By David Leatherbarrow
While most books on architecture concentrate on spatial themes, this book explores architecture’s temporal dimensions. Through a series of close readings of buildings, both contemporary and classic, it demonstrates the centrality of time in modern architecture, and shows why an understanding of time is critical to understanding good architecture. All buildings exist in time. Even if designed for permanence, they change, slowly but inevitably. They change use, they accrue history and meaning, they decay – all of these processes are inscribed in time. So too is the path traced by the sun through a building, and the movements of the human body from room to room. Time, this book argues, is the framework for our spatial experience of architecture, and a key dimension of a building’s structure and significance. Building Time presents twelve close readings of buildings and artworks which explore this idea. Examining works by distinctive modern architects – from Eileen Gray to Álvaro Siza and Wang Shu – it takes the reader, in some cases literally step-by-step, through a built work, and provides insightful reflections on the importance of ‘making space for time’ in architectural design. This is a book for both theorists and for architectural designers. Through it, theorists will find a way to rethink the fundamental premises and aims of design work, while designers will rediscover the order and ideas that shape the world around them―its buildings, interiors, and landscapes.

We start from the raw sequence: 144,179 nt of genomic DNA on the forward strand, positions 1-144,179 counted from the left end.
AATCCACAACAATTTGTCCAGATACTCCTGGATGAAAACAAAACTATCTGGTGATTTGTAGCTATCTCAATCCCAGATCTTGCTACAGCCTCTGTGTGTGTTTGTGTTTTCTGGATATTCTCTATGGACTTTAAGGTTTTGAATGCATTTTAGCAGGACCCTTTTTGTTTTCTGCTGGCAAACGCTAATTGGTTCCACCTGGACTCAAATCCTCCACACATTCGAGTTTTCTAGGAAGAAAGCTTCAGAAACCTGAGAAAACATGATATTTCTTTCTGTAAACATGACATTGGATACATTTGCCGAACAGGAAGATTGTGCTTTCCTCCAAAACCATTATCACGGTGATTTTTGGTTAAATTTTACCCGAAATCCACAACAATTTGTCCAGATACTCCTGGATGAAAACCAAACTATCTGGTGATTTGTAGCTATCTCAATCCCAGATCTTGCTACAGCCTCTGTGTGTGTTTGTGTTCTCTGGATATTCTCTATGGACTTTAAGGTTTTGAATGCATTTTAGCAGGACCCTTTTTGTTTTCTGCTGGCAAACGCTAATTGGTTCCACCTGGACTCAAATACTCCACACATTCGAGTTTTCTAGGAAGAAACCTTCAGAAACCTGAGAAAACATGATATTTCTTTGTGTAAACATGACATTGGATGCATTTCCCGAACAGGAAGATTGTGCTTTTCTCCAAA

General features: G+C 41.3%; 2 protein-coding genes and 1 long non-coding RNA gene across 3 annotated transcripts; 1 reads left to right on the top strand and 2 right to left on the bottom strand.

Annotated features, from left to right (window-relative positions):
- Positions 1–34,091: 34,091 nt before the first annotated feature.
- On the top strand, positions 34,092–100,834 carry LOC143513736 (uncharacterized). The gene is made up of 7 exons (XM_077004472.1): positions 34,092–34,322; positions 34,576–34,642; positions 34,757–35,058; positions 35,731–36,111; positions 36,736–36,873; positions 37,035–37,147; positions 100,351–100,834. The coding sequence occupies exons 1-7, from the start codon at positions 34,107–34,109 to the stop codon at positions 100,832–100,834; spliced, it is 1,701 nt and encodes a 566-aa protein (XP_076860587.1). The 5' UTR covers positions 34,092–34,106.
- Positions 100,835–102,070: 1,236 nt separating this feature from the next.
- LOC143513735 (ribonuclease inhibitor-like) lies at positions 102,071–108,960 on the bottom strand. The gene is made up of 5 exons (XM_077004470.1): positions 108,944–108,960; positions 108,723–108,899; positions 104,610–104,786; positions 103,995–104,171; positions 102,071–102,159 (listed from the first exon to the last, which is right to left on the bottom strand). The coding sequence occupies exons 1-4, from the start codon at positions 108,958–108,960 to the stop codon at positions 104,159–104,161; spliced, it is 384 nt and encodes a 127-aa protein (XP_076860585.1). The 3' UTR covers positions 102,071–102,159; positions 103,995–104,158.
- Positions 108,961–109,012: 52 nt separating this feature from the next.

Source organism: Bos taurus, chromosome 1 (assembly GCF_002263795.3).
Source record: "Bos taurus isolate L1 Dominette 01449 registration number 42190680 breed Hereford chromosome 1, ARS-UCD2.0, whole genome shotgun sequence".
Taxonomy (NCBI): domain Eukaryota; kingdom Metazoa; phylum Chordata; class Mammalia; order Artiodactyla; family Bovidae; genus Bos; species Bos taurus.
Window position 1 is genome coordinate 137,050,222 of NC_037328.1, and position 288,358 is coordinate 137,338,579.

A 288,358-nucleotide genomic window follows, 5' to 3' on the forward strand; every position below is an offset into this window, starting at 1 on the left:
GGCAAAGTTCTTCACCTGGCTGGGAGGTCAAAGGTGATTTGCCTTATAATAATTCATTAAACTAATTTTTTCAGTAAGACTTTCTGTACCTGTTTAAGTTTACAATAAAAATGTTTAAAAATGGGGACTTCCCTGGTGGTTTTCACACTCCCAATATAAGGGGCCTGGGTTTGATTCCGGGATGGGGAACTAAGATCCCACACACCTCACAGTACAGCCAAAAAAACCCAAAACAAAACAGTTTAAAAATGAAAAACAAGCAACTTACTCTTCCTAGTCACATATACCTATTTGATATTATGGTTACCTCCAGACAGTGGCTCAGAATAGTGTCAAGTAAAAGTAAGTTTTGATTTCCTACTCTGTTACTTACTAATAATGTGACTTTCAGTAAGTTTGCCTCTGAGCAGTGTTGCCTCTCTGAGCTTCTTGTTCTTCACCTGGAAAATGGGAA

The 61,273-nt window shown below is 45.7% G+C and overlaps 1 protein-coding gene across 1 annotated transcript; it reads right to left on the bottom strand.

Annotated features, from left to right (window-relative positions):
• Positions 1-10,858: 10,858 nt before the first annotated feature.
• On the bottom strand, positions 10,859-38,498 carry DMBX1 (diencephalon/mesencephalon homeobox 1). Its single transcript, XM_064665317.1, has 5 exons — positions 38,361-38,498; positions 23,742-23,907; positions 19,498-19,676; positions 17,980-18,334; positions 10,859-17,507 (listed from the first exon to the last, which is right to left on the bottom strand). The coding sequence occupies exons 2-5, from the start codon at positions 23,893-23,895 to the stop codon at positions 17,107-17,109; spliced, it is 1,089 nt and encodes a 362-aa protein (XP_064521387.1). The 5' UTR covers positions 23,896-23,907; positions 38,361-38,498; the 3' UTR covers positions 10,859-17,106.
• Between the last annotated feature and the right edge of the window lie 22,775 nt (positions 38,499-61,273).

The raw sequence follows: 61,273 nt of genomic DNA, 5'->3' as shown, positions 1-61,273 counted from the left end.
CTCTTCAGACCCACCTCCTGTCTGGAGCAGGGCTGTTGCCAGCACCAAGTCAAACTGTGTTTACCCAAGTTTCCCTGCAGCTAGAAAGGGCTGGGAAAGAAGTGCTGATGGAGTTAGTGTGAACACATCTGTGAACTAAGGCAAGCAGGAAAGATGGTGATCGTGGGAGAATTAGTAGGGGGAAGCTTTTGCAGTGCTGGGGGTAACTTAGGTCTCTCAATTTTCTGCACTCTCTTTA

London, 2020, 17.22 x 23.8cm, 288pp, illustrated, Paperback.